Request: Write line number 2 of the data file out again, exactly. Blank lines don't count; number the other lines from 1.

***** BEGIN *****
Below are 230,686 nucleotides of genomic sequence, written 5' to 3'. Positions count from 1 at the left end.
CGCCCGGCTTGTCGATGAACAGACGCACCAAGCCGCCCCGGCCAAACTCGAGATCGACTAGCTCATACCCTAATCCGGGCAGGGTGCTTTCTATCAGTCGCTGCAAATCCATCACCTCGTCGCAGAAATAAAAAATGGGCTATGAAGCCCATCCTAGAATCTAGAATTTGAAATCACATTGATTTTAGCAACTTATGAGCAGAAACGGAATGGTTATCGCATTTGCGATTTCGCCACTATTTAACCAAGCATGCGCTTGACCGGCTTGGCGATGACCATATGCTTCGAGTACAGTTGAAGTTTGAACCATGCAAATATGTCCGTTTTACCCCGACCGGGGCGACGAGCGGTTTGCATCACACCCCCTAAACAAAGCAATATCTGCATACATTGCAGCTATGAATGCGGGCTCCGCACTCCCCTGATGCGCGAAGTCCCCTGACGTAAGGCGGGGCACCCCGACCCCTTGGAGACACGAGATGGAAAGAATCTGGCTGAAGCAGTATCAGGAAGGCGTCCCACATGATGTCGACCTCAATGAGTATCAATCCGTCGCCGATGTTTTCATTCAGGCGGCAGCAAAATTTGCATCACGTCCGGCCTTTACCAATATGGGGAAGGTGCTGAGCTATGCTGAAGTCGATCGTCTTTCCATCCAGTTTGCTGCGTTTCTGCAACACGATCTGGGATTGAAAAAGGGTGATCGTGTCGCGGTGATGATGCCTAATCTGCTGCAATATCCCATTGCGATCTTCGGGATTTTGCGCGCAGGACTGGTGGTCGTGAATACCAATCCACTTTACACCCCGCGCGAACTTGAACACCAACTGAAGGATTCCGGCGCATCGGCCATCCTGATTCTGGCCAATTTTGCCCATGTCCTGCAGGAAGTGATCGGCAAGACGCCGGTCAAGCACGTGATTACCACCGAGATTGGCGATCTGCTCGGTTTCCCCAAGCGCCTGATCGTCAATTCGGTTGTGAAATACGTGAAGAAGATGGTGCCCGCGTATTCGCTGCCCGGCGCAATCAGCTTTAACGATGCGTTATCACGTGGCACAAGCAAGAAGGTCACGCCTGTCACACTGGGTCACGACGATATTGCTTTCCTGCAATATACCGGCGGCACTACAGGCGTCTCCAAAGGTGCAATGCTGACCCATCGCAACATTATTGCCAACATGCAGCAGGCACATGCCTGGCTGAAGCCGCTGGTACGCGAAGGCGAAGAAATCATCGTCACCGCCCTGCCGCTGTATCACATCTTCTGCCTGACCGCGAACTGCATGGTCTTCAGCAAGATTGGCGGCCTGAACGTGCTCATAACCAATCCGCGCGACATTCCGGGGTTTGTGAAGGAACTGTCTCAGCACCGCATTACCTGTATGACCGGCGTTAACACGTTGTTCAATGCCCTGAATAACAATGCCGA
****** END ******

CGCCCGGCTTGTCGATGAACAGACGCACCAAGCCGCCCCGGCCAAACTCGAGATCGACTAGCTCATACCCTAATCCGGGCAGGGTGCTTTCTATCAGTCGCTGCAAATCCATCACCTCGTCGCAGAAATAAAAAATGGGCTATGAAGCCCATCCTAGAATCTAGAATTTGAAATCACATTGATTTTAGCAACTTATGAGCAGAAACGGAATGGTTATCGCATTTGCGATTTCGCCACTATTTAACCAAGCATGCGCTTGACCGGCTTGGCGATGACCATATGCTTCGAGTACAGTTGAAGTTTGAACCATGCAAATATGTCCGTTTTACCCCGACCGGGGCGACGAGCGGTTTGCATCACACCCCCTAAACAAAGCAATATCTGCATACATTGCAGCTATGAATGCGGGCTCCGCACTCCCCTGATGCGCGAAGTCCCCTGACGTAAGGCGGGGCACCCCGACCCCTTGGAGACACGAGATGGAAAGAATCTGGCTGAAGCAGTATCAGGAAGGCGTCCCACATGATGTCGACCTCAATGAGTATCAATCCGTCGCCGATGTTTTCATTCAGGCGGCAGCAAAATTTGCATCACGTCCGGCCTTTACCAATATGGGGAAGGTGCTGAGCTATGCTGAAGTCGATCGTCTTTCCATCCAGTTTGCTGCGTTTCTGCAACACGATCTGGGATTGAAAAAGGGTGATCGTGTCGCGGTGATGATGCCTAATCTGCTGCAATATCCCATTGCGATCTTCGGGATTTTGCGCGCAGGACTGGTGGTCGTGAATACCAATCCACTTTACACCCCGCGCGAACTTGAACACCAACTGAAGGATTCCGGCGCATCGGCCATCCTGATTCTGGCCAATTTTGCCCATGTCCTGCAGGAAGTGATCGGCAAGACGCCGGTCAAGCACGTGATTACCACCGAGATTGGCGATCTGCTCGGTTTCCCCAAGCGCCTGATCGTCAATTCGGTTGTGAAATACGTGAAGAAGATGGTGCCCGCGTATTCGCTGCCCGGCGCAATCAGCTTTAACGATGCGTTATCACGTGGCACAAGCAAGAAGGTCACGCCTGTCACACTGGGTCACGACGATATTGCTTTCCTGCAATATACCGGCGGCACTACAGGCGTCTCCAAAGGTGCAATGCTGACCCATCGCAACATTATTGCCAACATGCAGCAGGCACATGCCTGGCTGAAGCCGCTGGTACGCGAAGGCGAAGAAATCATCGTCACCGCCCTGCCGCTGTATCACATCTTCTGCCTGACCGCGAACTGCATGGTCTTCAGCAAGATTGGCGGCCTGAACGTGCTCATAACCAATCCGCGCGACATTCCGGGGTTTGTGAAGGAACTGTCTCAGCACCGCATTACCTGTATGACCGGCGTTAACACGTTGTTCAATGCCCTGAATAACAATGCCGA